|Flying solo : how Ruth Elder soared into America's heart|
Author: Cummins, Julie
Before Amelia Earhart made her name flying across the Atlantic Ocean, Ruth Elder set out to beat her to the record.
|Accelerated Reader Information:|
Interest Level: LG
Reading Level: 5.20
Points: .5 Quiz: 162961
Common Core Standards
Grade 2 → Reading → RI Informational Text → 2.RI Range of Reading & Level of Text Complexity
Grade 2 → Reading → RI Informational Text → Texts Illustrating the Complexity, Quality, & Rang
Grade 3 → Reading → RI Informational Text → 3.RI Range of Reading & Level of Text Complexity
Grade 3 → Reading → RI Informational Text → Texts Illustrating Complexity, Quality, & Range of
Kirkus Reviews (05/01/13)
School Library Journal (07/01/13)
The Bulletin of the Center for Children's Books (09/13)
The Hornbook (00/09/13)
Full Text Reviews:
Booklist - 06/01/2013 Ruth Elder, a contemporary of Amelia Earhart, set her sights on becoming the first woman to fly across the Atlantic. At age 23, and after only a few flying lessons, she and her copilot set forth. Two-thirds of the way into their flight, the gas line sprung a leak, and they were forced to abandon the plane. Fortunately, they were rescued by a nearby ship. In 1929, she and 19 other women (including Earhart) flew solo across the country to prove women can pilot as well as men—and, in this depiction, do it with a few enjoyable comic interludes, too. After landing safely in Cleveland, the ever-optimistic Elder expresses her belief that women would one day become fighter pilots. Laugesen’s idyllic paintings capture Elder’s beauty and personality while complementing the text. Pair with Daredevil, by Meghan McCarthy, reviewed on this page. - Copyright 2013 Booklist.
School Library Journal - 07/01/2013 Gr 2–5—Move over, Amelia…readers are about to meet Ruth Elder, Earhart's contemporary and fellow aviatrix. Inspired by Charles Lindbergh's solo Atlantic flight, Elder was determined to be the first woman to accomplish the same feat. "In 1927….Most people…believed that a woman belonged in the kitchen and not in a cockpit!" Undaunted, the stylish beauty queen and silent-movie actress was also a daredevil. Though a ruptured oil line left her and her copilot in the ocean, her plane in flames, "she never lost her courage or her lipstick." A few years later, she and 19 other women flyers, including Earhart, raced from Santa Monica to Cleveland, "…using only roadmaps and their own two eyes to find their way." While she lost her maps to heavy winds, and a forced landing caused a run-in with some cattle and a farmer's wife, she still managed to finish fifth. The clever, anecdotal text and vibrant spreads of the colorful planes and period costumes transport readers to another era, glamorous, yet restrictive toward the "fairer sex." Elder predicted that one day women would be fighter pilots…and she was right. An author's note and comprehensive source list are appended. Pair this offering with Marissa Moss's Sky High: The True Story of Maggie Gee (Tricycle, 2009) for a soaring look at women's history.—Barbara Auerbach, New York City Public Schools - Copyright 2013 Publishers Weekly, Library Journal and/or School Library Journal used with permission.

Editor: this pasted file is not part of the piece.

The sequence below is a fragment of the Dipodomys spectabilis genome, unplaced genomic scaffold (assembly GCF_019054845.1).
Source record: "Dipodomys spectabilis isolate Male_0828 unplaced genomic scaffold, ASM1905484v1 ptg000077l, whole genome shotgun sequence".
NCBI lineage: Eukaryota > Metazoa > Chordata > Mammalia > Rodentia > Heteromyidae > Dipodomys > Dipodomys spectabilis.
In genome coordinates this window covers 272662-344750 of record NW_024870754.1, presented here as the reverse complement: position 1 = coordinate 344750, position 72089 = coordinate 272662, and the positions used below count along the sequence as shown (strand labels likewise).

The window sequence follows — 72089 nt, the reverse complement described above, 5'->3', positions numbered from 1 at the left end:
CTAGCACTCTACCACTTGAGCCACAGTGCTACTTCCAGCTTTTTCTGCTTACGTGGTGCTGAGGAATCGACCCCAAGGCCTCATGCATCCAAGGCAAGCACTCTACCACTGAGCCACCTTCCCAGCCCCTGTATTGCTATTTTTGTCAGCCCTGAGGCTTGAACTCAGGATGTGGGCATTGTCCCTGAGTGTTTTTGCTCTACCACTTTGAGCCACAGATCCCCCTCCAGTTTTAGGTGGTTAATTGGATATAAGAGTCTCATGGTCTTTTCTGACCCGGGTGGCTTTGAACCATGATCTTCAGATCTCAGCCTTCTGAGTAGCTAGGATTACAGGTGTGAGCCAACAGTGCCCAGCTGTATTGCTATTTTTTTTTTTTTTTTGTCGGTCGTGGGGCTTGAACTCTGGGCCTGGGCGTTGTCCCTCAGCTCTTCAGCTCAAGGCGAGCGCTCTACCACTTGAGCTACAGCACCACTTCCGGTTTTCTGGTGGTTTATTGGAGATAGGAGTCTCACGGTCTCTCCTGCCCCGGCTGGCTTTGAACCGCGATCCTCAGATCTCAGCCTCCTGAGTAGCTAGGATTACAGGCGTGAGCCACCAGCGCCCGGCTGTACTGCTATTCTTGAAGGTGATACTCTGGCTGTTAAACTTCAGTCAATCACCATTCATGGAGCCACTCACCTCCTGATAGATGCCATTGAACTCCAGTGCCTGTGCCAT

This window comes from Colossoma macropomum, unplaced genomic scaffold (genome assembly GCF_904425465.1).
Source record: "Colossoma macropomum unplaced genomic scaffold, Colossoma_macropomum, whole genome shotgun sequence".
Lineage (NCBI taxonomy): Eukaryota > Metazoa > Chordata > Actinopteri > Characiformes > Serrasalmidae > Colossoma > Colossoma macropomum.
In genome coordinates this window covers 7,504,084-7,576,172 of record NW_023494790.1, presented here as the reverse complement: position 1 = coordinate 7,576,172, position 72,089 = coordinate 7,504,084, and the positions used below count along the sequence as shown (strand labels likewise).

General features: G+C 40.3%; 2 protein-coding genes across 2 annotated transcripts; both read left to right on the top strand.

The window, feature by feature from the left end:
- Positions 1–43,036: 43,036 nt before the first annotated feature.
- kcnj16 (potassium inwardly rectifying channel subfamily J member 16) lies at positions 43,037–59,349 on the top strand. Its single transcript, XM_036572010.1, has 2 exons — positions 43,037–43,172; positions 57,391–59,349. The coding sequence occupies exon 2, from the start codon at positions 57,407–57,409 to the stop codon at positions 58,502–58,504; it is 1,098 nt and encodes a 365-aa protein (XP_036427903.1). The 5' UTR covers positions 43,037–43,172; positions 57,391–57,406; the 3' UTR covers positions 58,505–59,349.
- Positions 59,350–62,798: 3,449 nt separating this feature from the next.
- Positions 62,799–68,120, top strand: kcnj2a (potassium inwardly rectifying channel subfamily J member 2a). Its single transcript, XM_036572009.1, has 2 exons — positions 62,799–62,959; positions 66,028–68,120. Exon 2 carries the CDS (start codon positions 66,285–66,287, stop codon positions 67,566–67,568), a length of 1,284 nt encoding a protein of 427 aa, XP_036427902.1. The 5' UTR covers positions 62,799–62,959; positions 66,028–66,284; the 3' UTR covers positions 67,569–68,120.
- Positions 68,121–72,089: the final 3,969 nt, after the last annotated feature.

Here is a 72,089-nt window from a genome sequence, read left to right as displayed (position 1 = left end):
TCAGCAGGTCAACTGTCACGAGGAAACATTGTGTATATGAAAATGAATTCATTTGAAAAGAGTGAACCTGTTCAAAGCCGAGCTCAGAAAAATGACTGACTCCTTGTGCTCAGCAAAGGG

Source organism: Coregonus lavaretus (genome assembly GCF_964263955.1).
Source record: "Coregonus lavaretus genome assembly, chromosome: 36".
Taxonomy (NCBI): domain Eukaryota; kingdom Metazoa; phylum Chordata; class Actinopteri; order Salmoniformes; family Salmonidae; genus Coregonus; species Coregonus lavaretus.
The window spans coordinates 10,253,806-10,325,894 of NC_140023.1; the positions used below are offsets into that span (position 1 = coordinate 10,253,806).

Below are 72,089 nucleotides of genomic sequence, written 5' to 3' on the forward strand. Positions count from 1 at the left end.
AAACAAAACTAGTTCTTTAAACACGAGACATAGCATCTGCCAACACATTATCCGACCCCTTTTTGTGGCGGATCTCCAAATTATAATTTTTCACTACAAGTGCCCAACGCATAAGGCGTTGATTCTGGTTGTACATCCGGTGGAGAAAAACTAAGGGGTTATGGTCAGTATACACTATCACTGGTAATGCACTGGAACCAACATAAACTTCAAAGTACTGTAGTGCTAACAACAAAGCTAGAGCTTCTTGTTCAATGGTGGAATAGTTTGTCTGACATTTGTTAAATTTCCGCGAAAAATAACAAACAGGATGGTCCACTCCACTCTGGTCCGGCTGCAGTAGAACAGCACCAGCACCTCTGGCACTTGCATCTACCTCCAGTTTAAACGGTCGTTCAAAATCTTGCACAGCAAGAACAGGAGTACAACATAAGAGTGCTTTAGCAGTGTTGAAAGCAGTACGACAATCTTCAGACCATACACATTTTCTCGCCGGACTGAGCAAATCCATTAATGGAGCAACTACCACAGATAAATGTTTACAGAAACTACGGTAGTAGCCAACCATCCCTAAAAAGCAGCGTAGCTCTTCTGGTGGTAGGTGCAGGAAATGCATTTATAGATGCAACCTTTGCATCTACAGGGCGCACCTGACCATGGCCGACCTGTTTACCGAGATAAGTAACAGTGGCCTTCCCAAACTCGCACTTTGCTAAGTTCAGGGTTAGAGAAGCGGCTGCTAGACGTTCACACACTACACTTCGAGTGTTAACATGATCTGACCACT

Bulletin for the Center... - 09/01/2013 From her beauty-queen wing poses to the flirty name of her plane, American Girl, pioneering aviatrix Ruth Elder was not only an able and ambitious pilot but also a savvy dame who evidently knew that glamour would do as much as raw achievement to promote the cause of women in American aviation. In a new field abloom with stunts and gimmickry, Elder attempted to beat Amelia Earhart to the goal of women’s transatlantic flight, with a wink and a kiss to the press, and the suspiciously scripted intent to fly off to Europe to buy a Parisian gown. Elder landed in the drink and Earhart grabbed the honor, but after a brief stint in Hollywood, Elder was back in the cockpit, vying with nineteen other women in a 1929 California to Ohio race that became famous as the Powder Puff Derby. Alas, Elder limped in at fifth but came away with great stories to tell and a secure place in aviation history. While Cummins avoids discussion of the possibility that aviation was a publicity stunt for Elder’s acting career, readers get the full flavor of a Roaring Twenties age of spectacle, through both the text and with Laugesen’s lightly textured pastel art, some based on period photographs. A brief closing notes comments on women in early aviation and offers a list of sources in various media. EB - Copyright 2013 The Board of Trustees of the University of Illinois.